21. Kochzius M, Nuryanto A (2008) Strong genetic population structure in the boring giant clam, Tridacna crocea, across the indo-Malay archipelago: implications related to evolutionary processes and connectivity. Mol Ecol 17:3775–3787. CrossRefGoogle Scholar
  22. Lambeck K, Chappell J (2001) Sea level change through the last glacial cycle. Science 292:679–686. CrossRefGoogle Scholar
  23. Lizano AMD, Santos MD (2014) Updates on the status of giant clams Tridacna spp. and Hippopus hippopus in the Philippines using mitochondrial CO1 and 16S rRNA genes. Philipp Sci Lett 7:187–200Google Scholar
  24. Ludt WB, Bernal MA, Bowen BW, Rocha LA (2012) Living in the past: Phylogeography and population histories of indo-Pacific wrasses (genus Halichoeres) in shallow lagoons versus outer reef slopes. PLoS One.
  25. Neo ML, Low JKY (2017) First observations of Tridacna noae (Röding, 1798) (Bivalvia: Heterodonta: Cardiidae) in Christmas Island (Indian Ocean). Mar Biodivers 1–3. doi:
  26. Pellissier L, Leprieur F, Parravicini V et al (2014) Quaternary coral reef refugia preserved fish diversity. Science 344:1016–1019. CrossRefGoogle Scholar
  27. Rambaut A, Suchard MA, Xie D, Drummond AJ (2014) Molecular evolution, phylogenetics and epidemiology. Available from
  28. Raymond M, Rousset F (1995) GENEPOP: a population genetic software for exact tests and ecumenicism. J Hered 86:248–249Google Scholar
  29. Rogers AR (1995) Genetic evidence for a Pleistocene population explosion. Evolution 49:608–615Google Scholar
  30. Rogers AR, Harpending H (1992) Population growth makes waves in the distribution of pairwise genetic differences. Mol Biol Evol 9:552–569Google Scholar
  31. Su Y, Hung JH, Kubo H, Liu LL (2014) Tridacna noae (Röding, 1798)–a valid giant clam species separated from T. Maxima (Röding, 1798) by morphological and genetic data. Raffles Bull Zool 62:124–135Google Scholar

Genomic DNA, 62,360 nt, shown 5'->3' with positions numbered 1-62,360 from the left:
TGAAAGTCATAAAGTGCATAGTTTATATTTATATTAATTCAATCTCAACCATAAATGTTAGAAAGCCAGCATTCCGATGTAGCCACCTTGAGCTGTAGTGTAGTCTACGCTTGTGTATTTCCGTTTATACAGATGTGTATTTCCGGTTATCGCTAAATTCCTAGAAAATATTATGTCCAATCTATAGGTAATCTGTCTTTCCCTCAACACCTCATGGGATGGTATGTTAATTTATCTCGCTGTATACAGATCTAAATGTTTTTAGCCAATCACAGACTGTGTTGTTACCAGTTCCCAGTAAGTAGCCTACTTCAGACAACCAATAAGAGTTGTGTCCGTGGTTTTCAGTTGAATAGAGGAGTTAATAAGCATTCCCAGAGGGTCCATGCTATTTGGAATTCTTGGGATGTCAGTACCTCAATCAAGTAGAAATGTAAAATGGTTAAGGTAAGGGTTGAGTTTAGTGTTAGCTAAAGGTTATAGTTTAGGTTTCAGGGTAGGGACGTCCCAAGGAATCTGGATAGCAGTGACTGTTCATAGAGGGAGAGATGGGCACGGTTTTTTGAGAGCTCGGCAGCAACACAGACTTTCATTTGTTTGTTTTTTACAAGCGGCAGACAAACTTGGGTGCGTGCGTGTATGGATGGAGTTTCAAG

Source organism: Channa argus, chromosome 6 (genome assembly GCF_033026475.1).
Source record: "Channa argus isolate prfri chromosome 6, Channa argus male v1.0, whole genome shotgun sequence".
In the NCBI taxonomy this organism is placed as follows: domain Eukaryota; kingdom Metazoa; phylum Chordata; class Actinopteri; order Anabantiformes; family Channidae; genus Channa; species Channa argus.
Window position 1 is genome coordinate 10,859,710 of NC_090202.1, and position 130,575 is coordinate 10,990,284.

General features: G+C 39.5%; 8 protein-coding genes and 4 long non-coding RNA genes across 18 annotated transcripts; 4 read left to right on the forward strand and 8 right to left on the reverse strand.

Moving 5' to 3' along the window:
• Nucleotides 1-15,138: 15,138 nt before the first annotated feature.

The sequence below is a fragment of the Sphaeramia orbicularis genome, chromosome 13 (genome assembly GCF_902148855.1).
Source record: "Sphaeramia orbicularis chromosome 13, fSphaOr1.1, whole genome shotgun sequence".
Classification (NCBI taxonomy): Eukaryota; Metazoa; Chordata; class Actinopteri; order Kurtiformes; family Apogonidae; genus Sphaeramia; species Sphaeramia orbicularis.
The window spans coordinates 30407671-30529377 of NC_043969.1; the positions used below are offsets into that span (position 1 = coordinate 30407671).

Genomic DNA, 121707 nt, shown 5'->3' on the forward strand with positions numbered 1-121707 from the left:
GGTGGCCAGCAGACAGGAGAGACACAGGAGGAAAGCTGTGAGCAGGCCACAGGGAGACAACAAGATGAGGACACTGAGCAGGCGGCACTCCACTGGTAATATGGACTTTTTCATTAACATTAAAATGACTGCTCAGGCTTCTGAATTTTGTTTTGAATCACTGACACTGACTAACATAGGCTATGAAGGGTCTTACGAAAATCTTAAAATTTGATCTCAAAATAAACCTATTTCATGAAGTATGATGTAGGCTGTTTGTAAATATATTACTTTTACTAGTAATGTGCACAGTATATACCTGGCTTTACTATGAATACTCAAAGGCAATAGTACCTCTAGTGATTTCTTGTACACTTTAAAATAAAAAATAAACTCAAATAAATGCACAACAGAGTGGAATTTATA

32. Tajima F (1989) Statistical method for testing the neutral mutation hypothesis by DNA polymorphism. Genetics 123:585–595Google Scholar
  33. Tamura K (1992) Estimation of the number of nucleotide substitutions when there are strong transition-transversion and G+C-content biases. Mol Biol Evol 9:678–687Google Scholar
  34. Tamura K, Dudley J, Nei M, Kumar S (2007) MEGA4: molecular evolutionary genetics analysis (MEGA) software version 4.0. Mol Biol Evol 24:1596–1599. CrossRefGoogle Scholar
  35. Weir BS (1996) Genetic data analysis II. Sinauer Associates, SunderlandGoogle Scholar
  36. Weir BS, Cockerham CC (1984) Estimating F-statistics for the analysis of population structure. Evolution 38:1358–1370. Google Scholar

Copyright information

© Senckenberg Gesellschaft für Naturforschung and Springer-Verlag GmbH Germany 2017

Authors and Affiliations

  1. 1.UMR ENTROPIE (IRD, Université de La Réunion, CNRS), Laboratoire d’excellence CORAIL, Centre IRD de NouméaNoumea CedexNew Caledonia
  2. 2.Université Côte d’Azur, CNRS, FRE 3729 ECOMERSNiceFrance
  3. 3.Secretariat of the Pacific CommunityNouméaNew Caledonia
  4. 4.Changing Ocean Research Unit, Institute for the Oceans and FisheriesUniversity of British Columbia, Aquatic Ecosystems Research LaboratoryVancouverCanada
  5. 5.UMR ENTROPIE (Université de La Réunion, CNRS, IRD), Laboratoire d’excellence CORAILUniversité de La RéunionLa RéunionFrance

Personalised recommendations